However, Becky Chambers’ Record of a Spaceborn Few, which I expected to love, goes even below that (for now). In reality, this book was better written than Trail of Lightning, but it had absolutely no plot for such a long time that I kept asking myself why I was even reading it. It’s the equivalent of a married couple discussing who’s going to do the dishes tonight… except in space. For a few hundred pages! Although once the plot does start (very late in the novel), the book becomes really, really good, by then I was too fed up already with the hours I’ve spent reading about nothing (in space).

So this is it, my Best Novel ballot. I may yet switch the bottom two novels around, depending on how my feelings change in the next month or so. I may also change my mind about my slots 2 through 4, but for now, I’m okay with the way I ranked these books.

I’m sure everyone has their own way of deciding how to rank a certain book. As I’m not a professional critic, all I have to go on is my own enjoyment of any given book. And – as was the case here – if I enjoyed many of the books, I try and find other criteria such as originality, writing style, potential for rereading, etc. For example, I’ll probably never reread The Calculating Stars because although it was a very good book, it was not exactly a fun book, but I may give Spinning Silver another go and I will most definitely reread Space Opera someday. It’s a total comfort read.

How about you guys? Are you voting for the Hugos this year? Do you agree/disagree with my list? Let me hear your thoughts in the comments! 🙂

Catherynne M. Valente – The Refrigerator Monologues

It is a good year when a new Valente book comes out. This year, we are extra lucky because in September, we’ll get another new Valente novel which is about the Bronte children and the fantasy world they made up together – so exactly the kind of book you’d want from Cat. In The Refrigerator Monologues, Valente leaves her usual turf of fantasy, myth, and fairy tale and delivers something new, fresh, angry, and beautiful. Although it may lack the emotional punch of her fantasy tales, it will leave you uncomfortable and thoughtful in the best of ways.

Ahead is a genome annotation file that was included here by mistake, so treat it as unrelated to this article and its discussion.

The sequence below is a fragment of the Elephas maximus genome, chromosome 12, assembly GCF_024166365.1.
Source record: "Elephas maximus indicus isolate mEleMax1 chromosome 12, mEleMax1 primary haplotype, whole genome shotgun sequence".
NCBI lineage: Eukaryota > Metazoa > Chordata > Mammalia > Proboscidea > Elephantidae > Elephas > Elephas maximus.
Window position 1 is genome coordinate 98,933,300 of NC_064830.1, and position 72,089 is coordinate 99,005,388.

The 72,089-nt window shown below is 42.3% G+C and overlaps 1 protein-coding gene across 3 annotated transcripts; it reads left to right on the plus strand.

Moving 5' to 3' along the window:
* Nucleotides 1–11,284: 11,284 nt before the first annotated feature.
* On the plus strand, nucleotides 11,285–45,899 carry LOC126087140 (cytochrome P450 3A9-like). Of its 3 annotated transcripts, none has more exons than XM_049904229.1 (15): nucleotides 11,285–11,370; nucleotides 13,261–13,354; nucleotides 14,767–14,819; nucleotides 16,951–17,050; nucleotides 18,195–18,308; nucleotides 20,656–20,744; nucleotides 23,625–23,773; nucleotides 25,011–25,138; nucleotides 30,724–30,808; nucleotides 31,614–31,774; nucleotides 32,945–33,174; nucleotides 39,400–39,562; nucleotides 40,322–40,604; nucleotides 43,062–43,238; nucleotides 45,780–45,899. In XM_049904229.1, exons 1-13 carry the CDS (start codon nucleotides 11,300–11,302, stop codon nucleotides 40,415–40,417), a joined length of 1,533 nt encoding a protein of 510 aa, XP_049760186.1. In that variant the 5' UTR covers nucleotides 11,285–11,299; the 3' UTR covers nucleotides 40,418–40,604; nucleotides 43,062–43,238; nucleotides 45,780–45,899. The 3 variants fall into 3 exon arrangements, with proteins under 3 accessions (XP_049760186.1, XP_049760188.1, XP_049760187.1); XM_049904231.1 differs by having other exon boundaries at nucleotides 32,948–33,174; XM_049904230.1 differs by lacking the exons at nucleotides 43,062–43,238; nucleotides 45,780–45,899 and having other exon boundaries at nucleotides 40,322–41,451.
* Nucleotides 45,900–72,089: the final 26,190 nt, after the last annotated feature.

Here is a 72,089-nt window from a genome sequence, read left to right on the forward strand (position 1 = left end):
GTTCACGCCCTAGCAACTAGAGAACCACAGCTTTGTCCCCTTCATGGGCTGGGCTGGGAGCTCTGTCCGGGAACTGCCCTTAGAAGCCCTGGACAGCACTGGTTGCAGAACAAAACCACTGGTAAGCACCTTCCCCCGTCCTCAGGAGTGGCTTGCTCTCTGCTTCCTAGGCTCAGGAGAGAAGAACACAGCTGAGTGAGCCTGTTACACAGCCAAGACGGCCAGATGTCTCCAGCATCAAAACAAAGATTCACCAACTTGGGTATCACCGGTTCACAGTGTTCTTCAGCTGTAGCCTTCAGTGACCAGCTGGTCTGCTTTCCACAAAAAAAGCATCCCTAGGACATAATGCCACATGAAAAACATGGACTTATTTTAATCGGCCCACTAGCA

THE REFRIGERATOR MONOLOGUES
by Catherynne M. Valente
illustrated by Annie Wu

Published by: Saga Press, 2017
Hardcover: 160 pages
Standalone
My rating: 8/10

First sentence: I’m dead. The deadest girl in Deadtown.

The lives of six female superheroes and the girlfriends of superheroes. A ferocious riff on women in superhero comics

From the New York Times bestselling author Catherynne Valente comes a series of linked stories from the points of view of the wives and girlfriends of superheroes, female heroes, and anyone who’s ever been “refrigerated”: comic book women who are killed, raped, brainwashed, driven mad, disabled, or had their powers taken so that a male superhero’s storyline will progress.

In an entirely new and original superhero universe, Valente subversively explores these ideas and themes in the superhero genre, treating them with the same love, gravity, and humor as her fairy tales. After all, superheroes are our new fairy tales and these six women have their own stories to share.

In Deadtown, the underworld, whatever comes after death, six women meet to talk about their lives, their involvement with famous superheroes, and what led them to Deadtown (read: killed them horribly) anyway. With superhero movies still going strong, the trope of the refrigerated woman has become quite well known – it’s when a superhero’s girlfriend, wife, or even a villainess is brutally murdered for the simple reason that our hero needs a kick in the ass to make his own story move forward. Whether it’s to avenge a beloved (and now very dead) girlfriend or whether the girl is just a pawn in the boys’ superpower games, it’s never about her and she doesn’t get a voice. Cat Valente gives these women that voice.